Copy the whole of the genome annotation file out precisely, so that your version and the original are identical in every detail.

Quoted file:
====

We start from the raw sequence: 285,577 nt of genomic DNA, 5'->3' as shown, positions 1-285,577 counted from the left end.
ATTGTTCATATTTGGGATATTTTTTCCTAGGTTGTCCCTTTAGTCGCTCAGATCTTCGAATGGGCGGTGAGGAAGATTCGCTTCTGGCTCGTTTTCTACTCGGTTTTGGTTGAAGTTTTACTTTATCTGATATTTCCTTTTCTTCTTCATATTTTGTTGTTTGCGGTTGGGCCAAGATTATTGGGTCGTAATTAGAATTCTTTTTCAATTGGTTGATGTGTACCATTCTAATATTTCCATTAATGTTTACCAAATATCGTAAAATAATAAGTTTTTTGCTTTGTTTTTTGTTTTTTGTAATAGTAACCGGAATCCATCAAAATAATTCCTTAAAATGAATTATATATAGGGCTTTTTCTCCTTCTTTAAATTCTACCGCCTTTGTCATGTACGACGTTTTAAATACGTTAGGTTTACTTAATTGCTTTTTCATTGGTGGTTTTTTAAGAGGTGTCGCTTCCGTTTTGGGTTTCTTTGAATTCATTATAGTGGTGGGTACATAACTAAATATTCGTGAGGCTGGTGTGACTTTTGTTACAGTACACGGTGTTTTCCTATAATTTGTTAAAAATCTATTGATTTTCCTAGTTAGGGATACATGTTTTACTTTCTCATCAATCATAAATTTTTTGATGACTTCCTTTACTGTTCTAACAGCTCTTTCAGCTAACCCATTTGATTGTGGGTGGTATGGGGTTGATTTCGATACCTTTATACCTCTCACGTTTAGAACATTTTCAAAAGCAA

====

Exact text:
We start from the raw sequence: 285,577 nt of genomic DNA, 5'->3' as shown, positions 1-285,577 counted from the left end.
ATTGTTCATATTTGGGATATTTTTTCCTAGGTTGTCCCTTTAGTCGCTCAGATCTTCGAATGGGCGGTGAGGAAGATTCGCTTCTGGCTCGTTTTCTACTCGGTTTTGGTTGAAGTTTTACTTTATCTGATATTTCCTTTTCTTCTTCATATTTTGTTGTTTGCGGTTGGGCCAAGATTATTGGGTCGTAATTAGAATTCTTTTTCAATTGGTTGATGTGTACCATTCTAATATTTCCATTAATGTTTACCAAATATCGTAAAATAATAAGTTTTTTGCTTTGTTTTTTGTTTTTTGTAATAGTAACCGGAATCCATCAAAATAATTCCTTAAAATGAATTATATATAGGGCTTTTTCTCCTTCTTTAAATTCTACCGCCTTTGTCATGTACGACGTTTTAAATACGTTAGGTTTACTTAATTGCTTTTTCATTGGTGGTTTTTTAAGAGGTGTCGCTTCCGTTTTGGGTTTCTTTGAATTCATTATAGTGGTGGGTACATAACTAAATATTCGTGAGGCTGGTGTGACTTTTGTTACAGTACACGGTGTTTTCCTATAATTTGTTAAAAATCTATTGATTTTCCTAGTTAGGGATACATGTTTTACTTTCTCATCAATCATAAATTTTTTGATGACTTCCTTTACTGTTCTAACAGCTCTTTCAGCTAACCCATTTGATTGTGGGTGGTATGGGGTTGATTTCGATACCTTTATACCTCTCACGTTTAGAACATTTTCAAAAGCAA